Volunteer for Extra Duties
The truth is, you should be doing this anyway. All of us should be going the extra mile to make sure our schools run smoothly. Teaching is not a profession for people who want to perform the minimum duties outlined in their job descriptions. The first school where I taught full time actually included a section on our evaluation rubric that scored whether we attended school functions or volunteered for extra duties. I am not saying you have to head up every food drive or sponsor all your school’s extracurricular activities, but do something. Pick a project that you can enjoy and run with it. Bosses in general appreciate when employees work hard to improve the workplace. Principals are no different.
Ask for a Peer Review
Reach out to a colleague for a peer review. Choose someone you can trust to give you feedback that is both honest and constructive. Arrange for this person to observe you teaching, and listen to the feedback. If you have to submit artifacts as part of your evaluation, ask this person’s advice on the relevance of your choices.
Build Your Confidence
My dad loves baseball. He pitched for his high school team. His senior year, his team won the state championship. Dad has always told me that pitching is mostly about confidence. The same is true in teaching. How can you build your confidence? Of course, that answer will vary from teacher to teacher. In general, take out your degrees and look at them. Find your teaching license and look at it. Go get the scores from the state licensing tests you passed and remember how well you performed. You must have passed, right? Many people stumble on their way to becoming a teacher. I watched two friends give up during our student teaching semester. You did not become a teacher on accident; the process is too long and too arduous. A principal believed in you enough to hire you. Doing well on your evaluation should be no problem!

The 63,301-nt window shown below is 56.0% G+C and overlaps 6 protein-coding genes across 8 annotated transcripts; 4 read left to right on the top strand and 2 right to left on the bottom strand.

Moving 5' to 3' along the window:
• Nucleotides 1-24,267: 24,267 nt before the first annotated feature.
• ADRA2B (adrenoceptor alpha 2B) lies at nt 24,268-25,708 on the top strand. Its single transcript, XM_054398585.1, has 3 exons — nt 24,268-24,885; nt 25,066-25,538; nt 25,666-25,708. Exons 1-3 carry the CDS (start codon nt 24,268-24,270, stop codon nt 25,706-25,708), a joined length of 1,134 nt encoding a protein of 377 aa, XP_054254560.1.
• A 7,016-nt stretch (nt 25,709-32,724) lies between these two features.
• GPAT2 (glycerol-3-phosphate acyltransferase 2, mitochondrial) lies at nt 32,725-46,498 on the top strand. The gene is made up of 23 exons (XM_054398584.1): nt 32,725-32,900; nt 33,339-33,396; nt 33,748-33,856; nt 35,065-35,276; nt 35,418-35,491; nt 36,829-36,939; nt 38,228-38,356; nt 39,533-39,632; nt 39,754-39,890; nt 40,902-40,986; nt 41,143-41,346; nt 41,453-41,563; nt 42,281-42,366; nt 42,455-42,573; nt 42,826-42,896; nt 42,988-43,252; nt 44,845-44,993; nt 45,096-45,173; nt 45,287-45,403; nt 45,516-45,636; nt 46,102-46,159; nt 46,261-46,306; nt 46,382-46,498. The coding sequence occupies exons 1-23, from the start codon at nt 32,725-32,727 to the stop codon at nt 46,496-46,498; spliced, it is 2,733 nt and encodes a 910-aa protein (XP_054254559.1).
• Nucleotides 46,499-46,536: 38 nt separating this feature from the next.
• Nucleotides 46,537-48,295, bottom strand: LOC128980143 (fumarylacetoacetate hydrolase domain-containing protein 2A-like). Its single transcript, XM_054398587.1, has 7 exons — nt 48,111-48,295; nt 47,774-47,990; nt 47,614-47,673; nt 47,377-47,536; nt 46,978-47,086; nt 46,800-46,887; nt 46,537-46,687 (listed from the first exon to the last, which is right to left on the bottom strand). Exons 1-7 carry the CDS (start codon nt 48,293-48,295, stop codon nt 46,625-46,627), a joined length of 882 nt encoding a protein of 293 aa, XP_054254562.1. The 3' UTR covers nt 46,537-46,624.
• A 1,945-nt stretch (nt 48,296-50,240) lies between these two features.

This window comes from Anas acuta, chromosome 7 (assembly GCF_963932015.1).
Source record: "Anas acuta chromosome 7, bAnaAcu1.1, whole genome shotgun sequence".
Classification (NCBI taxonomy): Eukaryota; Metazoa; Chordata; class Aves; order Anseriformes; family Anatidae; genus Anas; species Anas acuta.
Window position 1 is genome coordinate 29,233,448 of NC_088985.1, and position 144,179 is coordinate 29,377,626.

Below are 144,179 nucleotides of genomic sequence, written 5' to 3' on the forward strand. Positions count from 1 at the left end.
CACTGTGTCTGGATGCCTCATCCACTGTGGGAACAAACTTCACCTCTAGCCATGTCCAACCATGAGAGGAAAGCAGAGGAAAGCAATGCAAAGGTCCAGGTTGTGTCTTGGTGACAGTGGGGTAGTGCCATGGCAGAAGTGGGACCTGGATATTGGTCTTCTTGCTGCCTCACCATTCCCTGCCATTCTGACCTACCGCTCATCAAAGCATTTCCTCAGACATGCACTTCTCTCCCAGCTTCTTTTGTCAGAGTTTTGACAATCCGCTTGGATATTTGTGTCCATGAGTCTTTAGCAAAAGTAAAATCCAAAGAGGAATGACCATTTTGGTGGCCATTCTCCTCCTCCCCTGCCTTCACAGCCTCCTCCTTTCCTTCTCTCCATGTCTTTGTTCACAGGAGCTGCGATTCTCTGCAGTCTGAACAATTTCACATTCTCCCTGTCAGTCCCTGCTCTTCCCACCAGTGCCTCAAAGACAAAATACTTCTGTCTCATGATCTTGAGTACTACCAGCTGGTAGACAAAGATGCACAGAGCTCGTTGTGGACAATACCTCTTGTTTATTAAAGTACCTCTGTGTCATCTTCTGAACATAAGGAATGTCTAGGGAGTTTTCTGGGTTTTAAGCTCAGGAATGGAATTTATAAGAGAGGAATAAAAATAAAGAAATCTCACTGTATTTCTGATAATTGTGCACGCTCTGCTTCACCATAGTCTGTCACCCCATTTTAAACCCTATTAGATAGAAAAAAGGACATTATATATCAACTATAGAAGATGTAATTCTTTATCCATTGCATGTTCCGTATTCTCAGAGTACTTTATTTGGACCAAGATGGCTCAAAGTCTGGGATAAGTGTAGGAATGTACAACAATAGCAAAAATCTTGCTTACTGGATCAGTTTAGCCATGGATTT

Andrew Hawk has worked in public education for 16 years, starting as a teaching assistant in a special education classroom. He has taught first, second, and fifth grades as a classroom teacher, and for the past five years, has worked as a resource room teacher, providing services for fourth and fifth graders. Working as a special education teacher has given him the opportunity to work with a variety of age groups and exceptionalities. Andrew earned a bachelor’s degree in elementary education at Indiana University East in Richmond, Indiana. In 2011, he earned his master’s degree in special education from Western Governor’s University, and in 2016, he completed a second master’s degree in educational leadership, also from WGU. When Andrew is not preparing for school, he enjoys spending time with his wife and daughter.